Wed. Jan 26th, 2022

In the past few weeks, “30 Days of Night” and “Saw IV” took top earnings in the box office. These movies generated large amounts of cash because they were horror movies released in October (the month of Halloween). Halloween is over and no longer is the industry focused on horror movies. The focus of all movie patrons has shifted to one film. The real-life epic “American Gangster.” This film-directed by Ridley Scott (director of “Alien”, “Gladiator”, and “Black Hawk Down”)-concerns the rise and fall of Frank Lucas. The acting in this film is top-notch and should lead many associated with “American Gangster” to Oscar gold. Frank Lucas (Denzel Washington) comes from a poor family in Greensboro, N.C. He works in Harlem for a gangster named Bumpy, who teaches him how to run the “business.” When Bumpy dies, it becomes hard for Lucas to make money. Lucas figures out a way where he could make exponential amounts of money and he uses it to become the most powerful man in Harlem. During this time, Lucas has to worry about an immense number of crooked cops in New York and one group of clean cops in New Jersey. This group of clean cops is headed by Richie Roberts (Russell Crowe). This movie shows how all three of these groups are connected when Lucas ran the heroine market in Harlem.

Washington becomes Frank Lucas. Washington’s interpretation of the actions, emotions and behavior of this Harlem drug lord makes the audience believe that Washington runs New York. This easily tops his performance as Alonso in “Training Day,” which won him the Academy Award for Best Actor. Washington makes the audience sympathize with him when something happens to his family. At points in the movie, Washington surprises the audience with his sudden violent outbursts to prove his superiority in the heroin market. Washington’s portrayal of Frank Lucas is comparable to Al Pacino’s depiction of Scarface. Both of these characters are charismatic villains. Both Lucas and Scarface started with nothing and then became the head of their respective drug markets. While in control of the market, both conduct business in a manner that commands respect from rival groups along with their own chain of command. These two characters are similar enough, that it is not a stretch to believe that Lucas will have the same impact Scarface did. Lucas will become intertwined with the fabric of pop-culture for many years to come. Washington is now the front runner for the Oscar and Crowe should follow suit for best supporting actor.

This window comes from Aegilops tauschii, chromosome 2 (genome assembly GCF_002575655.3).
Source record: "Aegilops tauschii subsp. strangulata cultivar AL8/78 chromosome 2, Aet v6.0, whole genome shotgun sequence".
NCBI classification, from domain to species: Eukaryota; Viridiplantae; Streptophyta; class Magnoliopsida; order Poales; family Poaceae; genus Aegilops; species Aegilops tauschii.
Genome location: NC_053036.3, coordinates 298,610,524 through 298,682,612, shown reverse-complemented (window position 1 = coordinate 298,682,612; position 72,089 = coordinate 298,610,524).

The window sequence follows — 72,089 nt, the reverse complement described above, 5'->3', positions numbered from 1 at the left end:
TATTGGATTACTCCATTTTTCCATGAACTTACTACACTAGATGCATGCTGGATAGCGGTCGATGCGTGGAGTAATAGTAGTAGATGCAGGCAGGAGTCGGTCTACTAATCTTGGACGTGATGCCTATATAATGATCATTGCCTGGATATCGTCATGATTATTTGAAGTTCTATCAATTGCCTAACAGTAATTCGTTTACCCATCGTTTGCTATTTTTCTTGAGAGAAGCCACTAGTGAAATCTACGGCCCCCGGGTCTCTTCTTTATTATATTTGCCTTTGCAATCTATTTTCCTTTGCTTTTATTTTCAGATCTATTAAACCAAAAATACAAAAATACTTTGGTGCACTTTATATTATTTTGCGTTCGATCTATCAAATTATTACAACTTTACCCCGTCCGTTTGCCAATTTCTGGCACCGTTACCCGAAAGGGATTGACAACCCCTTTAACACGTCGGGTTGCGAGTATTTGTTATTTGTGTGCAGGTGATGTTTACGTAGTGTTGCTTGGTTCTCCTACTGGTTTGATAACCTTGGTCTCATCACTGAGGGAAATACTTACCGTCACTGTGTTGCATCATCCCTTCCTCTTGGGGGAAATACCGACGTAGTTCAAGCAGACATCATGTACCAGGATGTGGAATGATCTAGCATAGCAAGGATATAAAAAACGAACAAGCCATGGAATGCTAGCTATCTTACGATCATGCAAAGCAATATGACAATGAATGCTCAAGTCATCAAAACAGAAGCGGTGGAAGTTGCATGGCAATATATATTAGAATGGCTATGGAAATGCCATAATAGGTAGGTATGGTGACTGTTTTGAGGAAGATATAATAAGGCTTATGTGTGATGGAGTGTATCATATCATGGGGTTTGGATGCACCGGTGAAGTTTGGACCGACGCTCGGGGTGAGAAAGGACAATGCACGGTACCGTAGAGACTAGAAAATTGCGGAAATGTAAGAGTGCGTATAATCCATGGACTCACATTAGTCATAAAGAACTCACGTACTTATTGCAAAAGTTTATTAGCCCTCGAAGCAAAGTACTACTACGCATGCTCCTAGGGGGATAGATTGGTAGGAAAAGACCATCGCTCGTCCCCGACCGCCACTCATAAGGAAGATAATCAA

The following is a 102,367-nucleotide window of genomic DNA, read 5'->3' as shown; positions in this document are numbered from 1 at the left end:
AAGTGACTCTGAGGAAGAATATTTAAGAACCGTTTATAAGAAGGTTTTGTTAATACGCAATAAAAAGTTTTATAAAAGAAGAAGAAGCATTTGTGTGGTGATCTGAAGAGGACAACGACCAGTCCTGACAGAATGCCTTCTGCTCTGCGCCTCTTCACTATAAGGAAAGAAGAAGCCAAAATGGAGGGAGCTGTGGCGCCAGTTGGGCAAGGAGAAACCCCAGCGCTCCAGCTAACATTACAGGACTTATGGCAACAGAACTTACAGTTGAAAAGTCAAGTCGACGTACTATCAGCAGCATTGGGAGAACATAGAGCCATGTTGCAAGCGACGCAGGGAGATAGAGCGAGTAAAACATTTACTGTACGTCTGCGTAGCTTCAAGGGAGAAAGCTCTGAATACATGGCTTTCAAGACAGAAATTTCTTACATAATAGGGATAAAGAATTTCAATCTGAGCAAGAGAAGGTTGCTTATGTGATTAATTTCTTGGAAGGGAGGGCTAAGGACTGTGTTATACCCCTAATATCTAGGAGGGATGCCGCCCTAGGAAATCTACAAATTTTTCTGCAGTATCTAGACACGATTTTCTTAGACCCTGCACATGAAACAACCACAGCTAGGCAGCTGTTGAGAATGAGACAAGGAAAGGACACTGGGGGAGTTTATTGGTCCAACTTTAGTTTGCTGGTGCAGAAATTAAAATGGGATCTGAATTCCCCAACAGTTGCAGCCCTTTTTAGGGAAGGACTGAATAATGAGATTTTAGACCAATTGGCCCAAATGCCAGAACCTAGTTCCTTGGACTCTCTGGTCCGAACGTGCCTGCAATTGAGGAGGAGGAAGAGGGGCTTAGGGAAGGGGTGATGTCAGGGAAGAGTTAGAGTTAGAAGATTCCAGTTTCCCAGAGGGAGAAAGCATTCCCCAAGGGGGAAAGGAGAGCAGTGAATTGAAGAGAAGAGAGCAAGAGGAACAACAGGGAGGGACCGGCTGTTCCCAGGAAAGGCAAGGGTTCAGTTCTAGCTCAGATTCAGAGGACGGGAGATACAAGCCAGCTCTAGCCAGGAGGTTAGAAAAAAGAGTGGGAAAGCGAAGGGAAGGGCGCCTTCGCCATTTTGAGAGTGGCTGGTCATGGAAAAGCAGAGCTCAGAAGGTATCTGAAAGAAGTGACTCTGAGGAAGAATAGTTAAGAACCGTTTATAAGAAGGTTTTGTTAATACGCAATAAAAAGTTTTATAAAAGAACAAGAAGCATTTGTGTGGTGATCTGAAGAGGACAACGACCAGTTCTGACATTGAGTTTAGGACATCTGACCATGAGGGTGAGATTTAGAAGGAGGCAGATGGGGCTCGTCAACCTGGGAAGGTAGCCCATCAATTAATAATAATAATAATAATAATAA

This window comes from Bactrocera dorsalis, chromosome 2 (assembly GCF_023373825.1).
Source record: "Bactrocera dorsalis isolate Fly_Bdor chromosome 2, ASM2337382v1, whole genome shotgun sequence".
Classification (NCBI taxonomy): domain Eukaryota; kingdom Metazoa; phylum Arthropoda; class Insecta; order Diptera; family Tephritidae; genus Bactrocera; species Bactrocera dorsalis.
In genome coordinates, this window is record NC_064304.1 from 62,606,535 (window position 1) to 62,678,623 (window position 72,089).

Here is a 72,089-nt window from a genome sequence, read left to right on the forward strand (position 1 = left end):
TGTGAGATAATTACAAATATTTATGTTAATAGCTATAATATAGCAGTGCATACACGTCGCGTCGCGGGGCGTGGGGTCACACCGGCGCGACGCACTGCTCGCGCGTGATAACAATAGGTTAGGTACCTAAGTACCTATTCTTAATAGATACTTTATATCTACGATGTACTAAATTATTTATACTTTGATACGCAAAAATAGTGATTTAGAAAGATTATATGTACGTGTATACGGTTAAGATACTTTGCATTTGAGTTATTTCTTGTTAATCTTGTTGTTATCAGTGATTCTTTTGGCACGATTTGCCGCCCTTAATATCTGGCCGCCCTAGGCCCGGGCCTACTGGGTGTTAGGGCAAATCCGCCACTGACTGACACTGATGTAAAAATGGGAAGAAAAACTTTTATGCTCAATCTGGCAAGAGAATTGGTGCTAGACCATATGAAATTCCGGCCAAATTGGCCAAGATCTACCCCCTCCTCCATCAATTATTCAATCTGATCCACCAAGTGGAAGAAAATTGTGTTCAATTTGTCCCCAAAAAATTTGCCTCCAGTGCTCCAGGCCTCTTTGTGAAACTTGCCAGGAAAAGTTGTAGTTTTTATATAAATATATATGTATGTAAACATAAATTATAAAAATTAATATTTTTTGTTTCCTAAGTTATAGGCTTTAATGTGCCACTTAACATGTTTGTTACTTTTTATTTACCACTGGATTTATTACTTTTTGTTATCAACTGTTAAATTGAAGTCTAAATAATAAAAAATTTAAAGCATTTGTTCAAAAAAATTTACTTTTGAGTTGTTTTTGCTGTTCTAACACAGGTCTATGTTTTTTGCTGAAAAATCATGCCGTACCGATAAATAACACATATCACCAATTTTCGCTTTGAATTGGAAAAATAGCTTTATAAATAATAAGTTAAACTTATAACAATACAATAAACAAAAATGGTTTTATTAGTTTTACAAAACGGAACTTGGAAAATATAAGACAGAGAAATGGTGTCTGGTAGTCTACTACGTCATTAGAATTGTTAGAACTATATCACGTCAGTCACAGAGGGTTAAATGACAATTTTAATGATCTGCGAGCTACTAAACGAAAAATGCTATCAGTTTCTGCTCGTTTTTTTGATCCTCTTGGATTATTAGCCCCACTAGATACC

Crowe became a well-known actor because of violent roles. He got his big break playing a skinhead in “Romper Stomper” constantly fighting Vietnamese. Ridley Scott used Crowe in “Gladiator” to kill everything that came near him inside the arena. In “L.A. Confidential,” Crowe played a cop who could not control his violent temper. South Park even pokes fun at Crowe by giving him his own TV show where he fights around the world. When Crowe plays a cop in a Ridley Scott film, it seems pretty certain that he is going to kick some butt. That is why it was a complete surprise to see Crowe play the non-violent cop. Not only was Crowe’s character not violent, but he was trying to put a stop to corruption in the New York/New Jersey police departments. Never once in the movie does the audience question Crowe in the role of Ritchie Roberts because he nails it. Crowe does a magnificent job and it is no wonder why Scott keeps using him in his movies.

“American Gangster” gives the country something that it has so desperately needed: a beautifully acted and brilliantly directed movie about a crime syndicate. The fact that the real Frank Lucas and Ritchie Roberts both helped out with the production of the movie comes across in the realistic nature of the performances by Washington and Crowe. If for no other reason you must see this movie because it will win three Oscars: Russell Crowe for Best Supporting Actor, Denzel Washington for Best Actor and “American Gangster” for Best Film.

Tom Pittman is a fourth-year student majoring in psychology with a minor in mathematics. He can be reached at TP623014@wcupa.edu.

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